Crouch says Republicans need 'different kind of candidate' in governor's race
Lt. Gov. Suzanne Crouch said if Republicans want to hold on to the governor’s office, they’ll need a “different kind of candidate.”
And Crouch, who announced her gubernatorial run this week, said she is that candidate.
The southern Indiana native noted that no one political party has controlled the governor's office for 20 consecutive years in the state's history – and 2024 will mark two decades of Republican governors.
If her name appears on the primary ballot, she’ll have already made history – the first woman to run for Indiana governor in a Republican primary. And if she wins the gubernatorial race, she’d be the Hoosier State’s first woman governor.
But Crouch said gender isn’t an issue in her campaign.
“For me, I don’t see myself as, you know, ‘I’m a female candidate’ or ‘I’m a female officeholder,'" Crouch said. "I am a woman; I’m proud of that. But I see myself more as someone who is trying to get things done for Hoosiers.”
Crouch said her vision for the state is improving quality of life. She said doing so builds on the existing “economic foundation” by emphasizing measures that Crouch said haven’t been focused on.
“And that would be mental illness and addiction and, of course, our public health,” Crouch said.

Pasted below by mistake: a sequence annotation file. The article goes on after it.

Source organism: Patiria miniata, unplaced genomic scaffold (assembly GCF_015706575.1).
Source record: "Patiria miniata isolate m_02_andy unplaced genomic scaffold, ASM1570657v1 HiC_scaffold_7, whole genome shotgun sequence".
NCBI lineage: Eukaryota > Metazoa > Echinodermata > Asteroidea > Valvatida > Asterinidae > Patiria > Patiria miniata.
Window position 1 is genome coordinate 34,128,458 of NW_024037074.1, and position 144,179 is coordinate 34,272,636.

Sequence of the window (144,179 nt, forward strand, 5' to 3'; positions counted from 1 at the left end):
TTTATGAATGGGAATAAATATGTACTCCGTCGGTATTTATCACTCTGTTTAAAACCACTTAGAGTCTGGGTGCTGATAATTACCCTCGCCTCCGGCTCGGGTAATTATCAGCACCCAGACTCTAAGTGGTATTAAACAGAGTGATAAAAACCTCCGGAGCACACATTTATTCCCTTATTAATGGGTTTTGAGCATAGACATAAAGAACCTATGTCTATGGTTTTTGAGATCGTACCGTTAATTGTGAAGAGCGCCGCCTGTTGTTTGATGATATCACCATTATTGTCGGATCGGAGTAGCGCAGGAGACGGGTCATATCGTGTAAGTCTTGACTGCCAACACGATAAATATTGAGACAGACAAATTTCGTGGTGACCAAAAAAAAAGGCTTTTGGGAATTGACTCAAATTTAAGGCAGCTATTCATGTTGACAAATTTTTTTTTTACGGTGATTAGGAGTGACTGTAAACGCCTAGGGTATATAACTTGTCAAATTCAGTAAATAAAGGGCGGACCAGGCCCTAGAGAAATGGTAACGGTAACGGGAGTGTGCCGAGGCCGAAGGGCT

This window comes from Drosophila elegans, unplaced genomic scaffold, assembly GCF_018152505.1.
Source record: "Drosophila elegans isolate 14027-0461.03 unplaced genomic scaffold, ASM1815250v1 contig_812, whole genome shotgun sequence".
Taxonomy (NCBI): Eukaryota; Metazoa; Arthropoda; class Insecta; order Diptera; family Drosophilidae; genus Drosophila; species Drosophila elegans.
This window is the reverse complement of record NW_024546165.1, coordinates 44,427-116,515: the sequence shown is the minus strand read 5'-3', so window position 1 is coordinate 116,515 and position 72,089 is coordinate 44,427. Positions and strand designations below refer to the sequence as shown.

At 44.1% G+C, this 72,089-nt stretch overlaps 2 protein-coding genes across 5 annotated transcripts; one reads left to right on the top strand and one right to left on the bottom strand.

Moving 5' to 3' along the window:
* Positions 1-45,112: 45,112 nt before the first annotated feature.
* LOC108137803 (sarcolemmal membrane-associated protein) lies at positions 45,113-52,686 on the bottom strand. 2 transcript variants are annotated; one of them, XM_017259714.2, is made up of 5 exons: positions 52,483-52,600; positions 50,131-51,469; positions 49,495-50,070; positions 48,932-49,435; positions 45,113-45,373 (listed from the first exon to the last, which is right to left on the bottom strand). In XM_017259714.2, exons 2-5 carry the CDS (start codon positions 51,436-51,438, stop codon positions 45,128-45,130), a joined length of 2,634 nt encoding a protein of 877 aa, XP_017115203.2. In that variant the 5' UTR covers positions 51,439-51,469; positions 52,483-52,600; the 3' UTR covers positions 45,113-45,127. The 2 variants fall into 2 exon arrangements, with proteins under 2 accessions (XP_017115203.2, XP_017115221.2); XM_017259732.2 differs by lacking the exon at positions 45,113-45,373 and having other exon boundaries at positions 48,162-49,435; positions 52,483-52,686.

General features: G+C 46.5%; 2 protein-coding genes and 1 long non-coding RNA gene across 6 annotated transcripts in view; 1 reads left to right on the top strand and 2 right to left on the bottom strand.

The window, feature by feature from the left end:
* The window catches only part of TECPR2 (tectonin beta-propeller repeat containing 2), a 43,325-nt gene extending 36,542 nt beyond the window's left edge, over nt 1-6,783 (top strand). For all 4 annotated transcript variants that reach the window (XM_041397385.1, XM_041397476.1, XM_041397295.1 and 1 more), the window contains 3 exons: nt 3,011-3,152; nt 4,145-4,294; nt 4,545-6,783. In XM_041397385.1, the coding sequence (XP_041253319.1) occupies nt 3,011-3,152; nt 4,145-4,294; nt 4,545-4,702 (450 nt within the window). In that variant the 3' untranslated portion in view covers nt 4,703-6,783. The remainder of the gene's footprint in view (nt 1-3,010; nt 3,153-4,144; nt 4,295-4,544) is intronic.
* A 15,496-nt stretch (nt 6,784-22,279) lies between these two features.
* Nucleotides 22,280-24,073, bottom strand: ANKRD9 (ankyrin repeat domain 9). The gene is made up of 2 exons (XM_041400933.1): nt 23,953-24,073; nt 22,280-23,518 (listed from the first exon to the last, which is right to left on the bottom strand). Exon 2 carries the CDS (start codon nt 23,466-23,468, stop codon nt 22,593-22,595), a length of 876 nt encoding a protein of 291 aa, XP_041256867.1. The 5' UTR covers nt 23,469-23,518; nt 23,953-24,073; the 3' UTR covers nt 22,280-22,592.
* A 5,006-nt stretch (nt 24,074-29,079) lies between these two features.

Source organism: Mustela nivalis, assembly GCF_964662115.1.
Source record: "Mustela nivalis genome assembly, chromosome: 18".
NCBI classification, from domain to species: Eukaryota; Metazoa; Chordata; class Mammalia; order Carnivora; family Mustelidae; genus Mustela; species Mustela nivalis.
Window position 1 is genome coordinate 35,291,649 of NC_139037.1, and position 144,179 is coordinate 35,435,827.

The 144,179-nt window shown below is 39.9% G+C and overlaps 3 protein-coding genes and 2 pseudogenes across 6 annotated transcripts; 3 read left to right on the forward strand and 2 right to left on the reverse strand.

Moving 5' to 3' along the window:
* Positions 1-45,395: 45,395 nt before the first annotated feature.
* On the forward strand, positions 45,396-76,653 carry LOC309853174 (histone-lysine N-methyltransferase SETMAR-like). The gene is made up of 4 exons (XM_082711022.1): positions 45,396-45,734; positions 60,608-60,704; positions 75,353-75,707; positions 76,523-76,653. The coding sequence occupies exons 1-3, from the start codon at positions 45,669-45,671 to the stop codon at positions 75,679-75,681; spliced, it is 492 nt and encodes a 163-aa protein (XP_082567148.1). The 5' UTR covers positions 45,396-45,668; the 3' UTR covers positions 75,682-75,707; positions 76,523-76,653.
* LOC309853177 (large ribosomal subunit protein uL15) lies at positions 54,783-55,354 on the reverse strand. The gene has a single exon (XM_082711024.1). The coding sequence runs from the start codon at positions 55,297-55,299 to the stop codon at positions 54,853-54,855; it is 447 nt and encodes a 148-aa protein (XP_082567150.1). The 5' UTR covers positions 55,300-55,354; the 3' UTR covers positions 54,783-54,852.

Both those issues are expected to be major talking points in the upcoming legislative session.
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As lieutenant governor, Crouch is inextricably tied with Gov. Eric Holcomb – who has drawn the ire of some conservatives over the past few years, particularly tied to his COVID-19 mitigation efforts.
That anger manifested itself most acutely in the 2022 Indiana Republican Party convention, where Diego Morales rode that anti-establishment wave to an upset victory over incumbent Secretary of State Holli Sullivan.
Crouch dismissed the idea that her service in the Holcomb administration will be a weight around her neck in the GOP primary – while also subtly putting some room between her and the governor.
"Like any relationship, we don't agree on everything. But I'm very respectful of the role that I'm in," Crouch said. "I have a record. And that record is conservative."
Crouch is in a GOP primary race against U.S. Sen. Mike Braun (R-Ind.) and Fort Wayne businessman Eric Doden. Both those men have shown the ability to put sizable amounts of their own and family money into political campaigns. Crouch said that's something she cannot and will not do.
"If I cannot convince Hoosiers that I'm a good investment for them and for the state of Indiana, then I don't deserve to win," Crouch said.
Crouch said she'll end the year with about $3 million in her campaign account. Doden, who's been in the race since last May, has already compiled more than $2 million. And Braun has about $1 million in his U.S. Senate campaign account.
Contact reporter Brandon at email@example.com or follow him on Twitter at @brandonjsmith5.